Oral hypoglycemic agents—sulfonylureas—which are used to treat patients with type 2 diabetes,  are among the most widely prescribed medications in the world. Wide availability of these medications increases the potential for either intentional or unintentional overdose in pediatric and adult populations. 
First-generation sulfonylurea compounds became widely available in 1955. They are acetohexamide, chlorpropamide, tolazamide, and tolbutamide. First-generation agents have long half-lives (eg, 49 hours for chlorpropamide). Second-generation sulfonylureas were introduced in 1984 and include glipizide, glyburide, and glimepiride. Second-generation sulfonylureas are more potent and have shorter half-lives than the first-generation sulfonylureas.
Other agents besides sulfonylureas are used to treat type 2 diabetes, including biguanides, alpha-glucosidase inhibitors, and thiazolidinediones. Metformin (Glucophage in the United States), a biguanide, is one such agent.  Even in overdose, these agents do not decrease serum glucose below euglycemia; consequently, they are appropriately referred to as antihyperglycemic agents rather than hypoglycemic agents. Although overdose of antihyperglycemic agents can have dangerous adverse effects (for example, lactic acidosis from metformin  ), this article focuses on acute overdose of sulfonylureas.
Hypoglycemia from sulfonylureas can result from small doses, can be delayed in onset, and can be persistent. Prolonged observation and intensive care to restore and maintain euglycemia may be required.  (See Treatment and Medication.)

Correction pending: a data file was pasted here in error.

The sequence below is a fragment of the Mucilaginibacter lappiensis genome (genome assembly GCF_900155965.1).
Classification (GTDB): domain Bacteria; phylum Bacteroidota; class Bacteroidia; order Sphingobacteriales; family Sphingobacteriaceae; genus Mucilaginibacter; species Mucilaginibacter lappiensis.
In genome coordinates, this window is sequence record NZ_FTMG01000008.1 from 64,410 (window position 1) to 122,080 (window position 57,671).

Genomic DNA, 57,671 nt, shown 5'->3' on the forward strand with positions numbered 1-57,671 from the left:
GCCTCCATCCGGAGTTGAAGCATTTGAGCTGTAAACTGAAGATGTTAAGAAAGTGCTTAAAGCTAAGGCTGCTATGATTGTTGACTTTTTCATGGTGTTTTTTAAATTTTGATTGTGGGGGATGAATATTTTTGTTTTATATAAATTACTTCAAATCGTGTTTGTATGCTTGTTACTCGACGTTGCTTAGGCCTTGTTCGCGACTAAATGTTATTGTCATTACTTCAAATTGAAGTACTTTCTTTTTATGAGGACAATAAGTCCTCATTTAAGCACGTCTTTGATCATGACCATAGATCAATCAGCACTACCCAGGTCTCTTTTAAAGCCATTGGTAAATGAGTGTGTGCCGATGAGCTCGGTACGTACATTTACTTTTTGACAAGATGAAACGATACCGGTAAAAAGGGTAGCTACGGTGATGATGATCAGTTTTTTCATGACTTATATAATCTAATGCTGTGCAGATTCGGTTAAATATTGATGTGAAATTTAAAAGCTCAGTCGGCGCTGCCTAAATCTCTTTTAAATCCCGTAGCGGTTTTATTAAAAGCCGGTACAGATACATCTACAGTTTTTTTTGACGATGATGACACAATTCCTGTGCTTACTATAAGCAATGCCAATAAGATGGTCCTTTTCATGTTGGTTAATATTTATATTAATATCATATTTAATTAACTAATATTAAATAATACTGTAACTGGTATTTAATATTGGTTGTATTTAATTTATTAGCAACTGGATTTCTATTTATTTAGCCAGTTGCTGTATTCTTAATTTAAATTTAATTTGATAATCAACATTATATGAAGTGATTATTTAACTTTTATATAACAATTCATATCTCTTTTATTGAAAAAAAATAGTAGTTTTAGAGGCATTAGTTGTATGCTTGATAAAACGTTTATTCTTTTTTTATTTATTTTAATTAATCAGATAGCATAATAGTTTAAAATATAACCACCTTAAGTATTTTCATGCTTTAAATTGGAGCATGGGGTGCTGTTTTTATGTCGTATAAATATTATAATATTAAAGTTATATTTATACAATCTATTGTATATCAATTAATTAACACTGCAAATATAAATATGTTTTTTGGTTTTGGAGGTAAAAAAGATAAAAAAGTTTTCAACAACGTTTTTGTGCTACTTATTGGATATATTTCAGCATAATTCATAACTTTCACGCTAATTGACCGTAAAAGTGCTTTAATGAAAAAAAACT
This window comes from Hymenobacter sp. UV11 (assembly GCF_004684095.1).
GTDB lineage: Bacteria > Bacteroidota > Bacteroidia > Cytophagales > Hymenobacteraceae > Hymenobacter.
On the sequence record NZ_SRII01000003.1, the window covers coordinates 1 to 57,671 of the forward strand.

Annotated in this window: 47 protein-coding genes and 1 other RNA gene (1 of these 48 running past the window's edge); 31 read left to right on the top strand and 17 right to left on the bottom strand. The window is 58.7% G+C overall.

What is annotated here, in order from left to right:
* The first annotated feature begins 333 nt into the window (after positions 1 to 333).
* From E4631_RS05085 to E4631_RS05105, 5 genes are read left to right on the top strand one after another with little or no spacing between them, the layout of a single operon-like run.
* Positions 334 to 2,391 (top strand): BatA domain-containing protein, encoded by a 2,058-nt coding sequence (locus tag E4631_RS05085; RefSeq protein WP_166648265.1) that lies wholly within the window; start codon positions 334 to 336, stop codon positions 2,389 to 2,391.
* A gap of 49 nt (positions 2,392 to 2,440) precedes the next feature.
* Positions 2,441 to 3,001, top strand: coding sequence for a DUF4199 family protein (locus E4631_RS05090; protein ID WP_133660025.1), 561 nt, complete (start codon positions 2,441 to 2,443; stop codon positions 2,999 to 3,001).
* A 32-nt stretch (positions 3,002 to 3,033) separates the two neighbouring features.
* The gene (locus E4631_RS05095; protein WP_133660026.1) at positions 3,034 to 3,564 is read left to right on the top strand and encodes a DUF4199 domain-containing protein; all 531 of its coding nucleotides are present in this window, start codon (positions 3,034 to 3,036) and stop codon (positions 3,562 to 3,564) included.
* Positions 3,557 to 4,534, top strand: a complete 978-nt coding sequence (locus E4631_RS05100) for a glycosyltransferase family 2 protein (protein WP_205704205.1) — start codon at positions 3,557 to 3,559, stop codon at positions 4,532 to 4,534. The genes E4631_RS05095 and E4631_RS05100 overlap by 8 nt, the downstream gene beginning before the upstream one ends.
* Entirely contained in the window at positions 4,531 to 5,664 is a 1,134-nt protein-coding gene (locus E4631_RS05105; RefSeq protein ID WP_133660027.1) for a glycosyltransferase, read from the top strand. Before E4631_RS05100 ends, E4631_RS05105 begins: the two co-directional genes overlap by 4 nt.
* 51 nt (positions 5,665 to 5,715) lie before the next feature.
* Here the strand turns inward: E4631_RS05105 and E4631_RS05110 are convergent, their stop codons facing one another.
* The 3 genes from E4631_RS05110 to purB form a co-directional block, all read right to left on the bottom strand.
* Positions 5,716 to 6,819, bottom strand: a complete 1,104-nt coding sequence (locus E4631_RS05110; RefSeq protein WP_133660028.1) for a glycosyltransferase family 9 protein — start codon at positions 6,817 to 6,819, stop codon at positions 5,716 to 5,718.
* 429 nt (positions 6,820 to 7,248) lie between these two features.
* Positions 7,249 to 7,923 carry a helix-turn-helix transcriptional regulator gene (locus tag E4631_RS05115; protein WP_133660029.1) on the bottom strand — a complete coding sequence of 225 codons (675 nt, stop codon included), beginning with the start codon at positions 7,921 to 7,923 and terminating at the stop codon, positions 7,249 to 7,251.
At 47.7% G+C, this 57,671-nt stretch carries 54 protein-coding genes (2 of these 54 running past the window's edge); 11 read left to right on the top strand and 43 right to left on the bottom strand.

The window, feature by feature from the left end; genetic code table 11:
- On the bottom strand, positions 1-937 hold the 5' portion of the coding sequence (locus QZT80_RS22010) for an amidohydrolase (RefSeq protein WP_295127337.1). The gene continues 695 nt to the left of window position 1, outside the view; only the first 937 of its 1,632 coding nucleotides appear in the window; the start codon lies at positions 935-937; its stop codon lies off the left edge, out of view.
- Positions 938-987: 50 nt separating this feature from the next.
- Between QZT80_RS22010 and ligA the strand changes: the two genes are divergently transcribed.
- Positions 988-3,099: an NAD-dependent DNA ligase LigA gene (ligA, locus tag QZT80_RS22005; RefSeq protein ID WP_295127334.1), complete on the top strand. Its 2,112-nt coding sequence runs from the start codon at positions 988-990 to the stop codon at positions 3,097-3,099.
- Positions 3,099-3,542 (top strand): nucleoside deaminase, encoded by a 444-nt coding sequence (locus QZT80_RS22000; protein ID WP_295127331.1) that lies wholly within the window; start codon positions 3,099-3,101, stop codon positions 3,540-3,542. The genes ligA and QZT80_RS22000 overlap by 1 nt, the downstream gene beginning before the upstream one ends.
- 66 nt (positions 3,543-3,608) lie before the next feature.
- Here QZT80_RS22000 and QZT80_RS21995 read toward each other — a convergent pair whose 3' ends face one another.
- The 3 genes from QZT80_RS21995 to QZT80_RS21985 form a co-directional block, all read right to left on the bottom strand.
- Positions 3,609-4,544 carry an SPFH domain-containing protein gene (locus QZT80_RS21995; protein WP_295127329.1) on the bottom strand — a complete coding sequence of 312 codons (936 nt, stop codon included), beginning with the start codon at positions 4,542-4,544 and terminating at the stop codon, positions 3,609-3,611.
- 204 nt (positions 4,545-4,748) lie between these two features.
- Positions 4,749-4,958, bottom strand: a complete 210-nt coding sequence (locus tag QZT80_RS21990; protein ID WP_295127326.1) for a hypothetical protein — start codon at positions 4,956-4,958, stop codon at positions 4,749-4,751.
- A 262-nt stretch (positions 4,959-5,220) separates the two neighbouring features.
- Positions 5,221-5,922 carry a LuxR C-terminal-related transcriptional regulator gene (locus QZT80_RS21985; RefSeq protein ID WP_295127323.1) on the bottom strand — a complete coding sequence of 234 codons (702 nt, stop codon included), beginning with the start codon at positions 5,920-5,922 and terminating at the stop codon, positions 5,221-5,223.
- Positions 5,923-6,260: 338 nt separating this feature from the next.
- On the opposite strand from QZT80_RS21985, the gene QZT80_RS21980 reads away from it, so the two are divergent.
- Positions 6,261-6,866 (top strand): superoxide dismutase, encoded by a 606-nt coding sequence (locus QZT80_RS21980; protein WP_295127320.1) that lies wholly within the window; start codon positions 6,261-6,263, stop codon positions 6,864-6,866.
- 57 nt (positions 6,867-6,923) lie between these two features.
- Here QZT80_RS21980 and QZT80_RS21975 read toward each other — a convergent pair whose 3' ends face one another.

Sulfonylureas are sulfonamide derivatives but do not have any antibacterial activity. The exact mechanism of sulfonylureas' hypoglycemic effect remains to be elucidated. These drugs are mainly effective in patients with functional pancreatic beta cells. Sulfonylureas bind to receptors that are associated with potassium channels sensitive to adenosine triphosphate in beta-cell membrane. The binding inhibits efflux of potassium ions from the cells, resulting in depolarization, influx of calcium ions, and release of preformed insulin. Sulfonylureas may also cause the decrease of serum glucagon and potentiate the action of insulin at the extrapancreatic tissues.
Normal hypoglycemic counterregulation is illustrated in the image below.
The American Association of Poison Control Centers' (AAPCC) National Data Collection System compiles an annual report of human poison exposure cases. Overall, the number of exposures to oral sulfonylureas fell between 2006 and 2013 but increased in 2014. [6, 7, 8, 9, 10, 11, 12, 13, 14, 15, 16] Most exposures are in the pediatric population and are due to unintentional ingestion.
Table. Sulfonylurea exposures reported to the American Association of Poison Control Centers' National Data Collection System from 2006-2015 (Open Table in a new window)
|Year||Exposures||<6 Years||≥6 Years||Unintentional Exposures||Overall Mortality*||Pediatric Mortality|
|*Overall mortality includes adult and pediatric cases † Patient age not noted|
Race, Sex, and Age
No racial or sex predilection has been reported in oral hypoglycemic agent exposure. Toxicity can occur in all ages, but most hypoglycemic overdoses occur in persons 6-19 years old.
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